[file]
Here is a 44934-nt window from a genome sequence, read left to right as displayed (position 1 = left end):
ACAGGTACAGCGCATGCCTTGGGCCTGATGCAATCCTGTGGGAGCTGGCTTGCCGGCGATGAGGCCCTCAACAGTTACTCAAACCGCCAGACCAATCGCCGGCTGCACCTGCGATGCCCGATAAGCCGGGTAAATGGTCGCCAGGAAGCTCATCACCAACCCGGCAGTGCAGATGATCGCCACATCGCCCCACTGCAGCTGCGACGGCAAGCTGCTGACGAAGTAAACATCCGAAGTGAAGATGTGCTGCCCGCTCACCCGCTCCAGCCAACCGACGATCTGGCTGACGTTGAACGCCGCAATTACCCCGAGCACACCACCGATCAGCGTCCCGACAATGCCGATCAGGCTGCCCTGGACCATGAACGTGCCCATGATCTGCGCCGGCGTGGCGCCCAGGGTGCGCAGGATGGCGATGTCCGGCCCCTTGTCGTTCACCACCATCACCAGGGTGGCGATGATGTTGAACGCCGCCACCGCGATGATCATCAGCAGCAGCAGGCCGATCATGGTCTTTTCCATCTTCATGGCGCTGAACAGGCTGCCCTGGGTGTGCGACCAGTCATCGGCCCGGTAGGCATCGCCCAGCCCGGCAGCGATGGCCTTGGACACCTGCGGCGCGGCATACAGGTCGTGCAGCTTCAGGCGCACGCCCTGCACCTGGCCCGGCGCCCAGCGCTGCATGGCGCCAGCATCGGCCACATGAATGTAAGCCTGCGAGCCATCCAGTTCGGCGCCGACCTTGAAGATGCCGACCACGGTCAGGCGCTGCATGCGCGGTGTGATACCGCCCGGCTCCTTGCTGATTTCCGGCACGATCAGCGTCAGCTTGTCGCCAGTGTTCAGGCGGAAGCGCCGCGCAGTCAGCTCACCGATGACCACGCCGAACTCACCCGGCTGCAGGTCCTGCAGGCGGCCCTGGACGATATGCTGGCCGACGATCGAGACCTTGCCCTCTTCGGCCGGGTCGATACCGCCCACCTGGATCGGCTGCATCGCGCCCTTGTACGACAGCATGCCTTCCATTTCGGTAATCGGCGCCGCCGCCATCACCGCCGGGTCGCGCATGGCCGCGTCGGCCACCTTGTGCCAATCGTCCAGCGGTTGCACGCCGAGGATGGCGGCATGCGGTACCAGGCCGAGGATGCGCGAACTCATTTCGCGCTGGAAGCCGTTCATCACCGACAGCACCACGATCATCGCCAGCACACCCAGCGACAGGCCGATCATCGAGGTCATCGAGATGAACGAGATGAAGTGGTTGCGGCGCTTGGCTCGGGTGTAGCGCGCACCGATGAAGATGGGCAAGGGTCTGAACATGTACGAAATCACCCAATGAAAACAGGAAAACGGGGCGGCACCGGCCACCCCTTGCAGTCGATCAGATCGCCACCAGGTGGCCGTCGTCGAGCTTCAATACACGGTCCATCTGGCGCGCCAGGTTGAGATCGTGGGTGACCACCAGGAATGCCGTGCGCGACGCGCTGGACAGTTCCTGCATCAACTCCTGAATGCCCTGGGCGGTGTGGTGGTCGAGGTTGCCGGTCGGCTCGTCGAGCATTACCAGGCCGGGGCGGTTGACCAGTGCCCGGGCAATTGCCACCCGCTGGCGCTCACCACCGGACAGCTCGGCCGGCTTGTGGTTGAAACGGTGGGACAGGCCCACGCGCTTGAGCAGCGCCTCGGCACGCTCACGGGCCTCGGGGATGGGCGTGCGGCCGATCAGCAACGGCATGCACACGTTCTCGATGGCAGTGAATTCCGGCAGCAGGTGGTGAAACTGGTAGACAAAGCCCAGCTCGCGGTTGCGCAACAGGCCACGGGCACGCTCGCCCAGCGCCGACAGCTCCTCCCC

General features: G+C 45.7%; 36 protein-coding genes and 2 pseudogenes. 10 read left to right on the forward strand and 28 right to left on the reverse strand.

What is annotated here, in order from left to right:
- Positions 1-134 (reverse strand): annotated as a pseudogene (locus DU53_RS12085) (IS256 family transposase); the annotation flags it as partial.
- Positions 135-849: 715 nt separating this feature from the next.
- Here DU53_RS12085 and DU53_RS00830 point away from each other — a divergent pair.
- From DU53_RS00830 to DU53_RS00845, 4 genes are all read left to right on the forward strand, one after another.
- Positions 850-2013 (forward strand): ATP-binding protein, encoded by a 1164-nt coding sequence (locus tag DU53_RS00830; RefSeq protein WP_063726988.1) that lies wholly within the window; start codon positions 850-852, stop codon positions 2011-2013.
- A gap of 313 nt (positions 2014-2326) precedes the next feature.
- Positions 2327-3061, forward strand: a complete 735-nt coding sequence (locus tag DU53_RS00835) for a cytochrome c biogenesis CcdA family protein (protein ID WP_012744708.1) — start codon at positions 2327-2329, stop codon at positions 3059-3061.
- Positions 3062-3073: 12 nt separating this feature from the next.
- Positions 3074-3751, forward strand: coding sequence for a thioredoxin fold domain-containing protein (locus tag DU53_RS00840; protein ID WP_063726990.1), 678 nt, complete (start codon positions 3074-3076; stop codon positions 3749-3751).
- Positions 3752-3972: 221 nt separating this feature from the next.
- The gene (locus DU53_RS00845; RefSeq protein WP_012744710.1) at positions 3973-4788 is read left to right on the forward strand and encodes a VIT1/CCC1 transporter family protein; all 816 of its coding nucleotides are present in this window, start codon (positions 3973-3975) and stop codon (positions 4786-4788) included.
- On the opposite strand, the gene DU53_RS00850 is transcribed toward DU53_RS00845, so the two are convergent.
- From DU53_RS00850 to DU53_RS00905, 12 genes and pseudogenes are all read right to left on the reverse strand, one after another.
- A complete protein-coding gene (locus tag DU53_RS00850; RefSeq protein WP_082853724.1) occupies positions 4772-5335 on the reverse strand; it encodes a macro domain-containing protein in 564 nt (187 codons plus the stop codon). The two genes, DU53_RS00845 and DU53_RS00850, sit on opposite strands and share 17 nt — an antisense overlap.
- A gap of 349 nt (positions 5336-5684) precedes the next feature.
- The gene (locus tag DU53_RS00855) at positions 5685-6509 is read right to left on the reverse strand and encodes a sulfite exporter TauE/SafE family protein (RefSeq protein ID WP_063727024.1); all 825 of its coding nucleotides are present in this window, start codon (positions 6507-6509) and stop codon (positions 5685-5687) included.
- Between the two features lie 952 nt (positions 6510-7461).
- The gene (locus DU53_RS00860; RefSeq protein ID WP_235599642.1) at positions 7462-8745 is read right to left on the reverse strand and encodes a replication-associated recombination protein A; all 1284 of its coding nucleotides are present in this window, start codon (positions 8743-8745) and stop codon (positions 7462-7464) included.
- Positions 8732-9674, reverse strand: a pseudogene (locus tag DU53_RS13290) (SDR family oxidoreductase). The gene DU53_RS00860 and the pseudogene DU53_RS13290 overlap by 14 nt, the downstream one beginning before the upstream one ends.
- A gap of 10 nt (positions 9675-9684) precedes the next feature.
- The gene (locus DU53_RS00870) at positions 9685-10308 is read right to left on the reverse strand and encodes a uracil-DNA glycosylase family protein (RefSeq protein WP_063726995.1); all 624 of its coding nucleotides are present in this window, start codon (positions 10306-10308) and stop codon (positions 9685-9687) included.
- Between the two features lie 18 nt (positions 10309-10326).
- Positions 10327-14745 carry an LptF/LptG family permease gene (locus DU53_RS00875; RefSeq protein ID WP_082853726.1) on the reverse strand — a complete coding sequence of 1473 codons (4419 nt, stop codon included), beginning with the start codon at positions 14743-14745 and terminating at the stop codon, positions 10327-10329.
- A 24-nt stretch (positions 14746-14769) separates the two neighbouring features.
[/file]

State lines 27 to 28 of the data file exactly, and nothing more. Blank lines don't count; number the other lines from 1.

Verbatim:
- Positions 10327-14745 carry an LptF/LptG family permease gene (locus DU53_RS00875; RefSeq protein ID WP_082853726.1) on the reverse strand — a complete coding sequence of 1473 codons (4419 nt, stop codon included), beginning with the start codon at positions 14743-14745 and terminating at the stop codon, positions 10327-10329.
- A 24-nt stretch (positions 14746-14769) separates the two neighbouring features.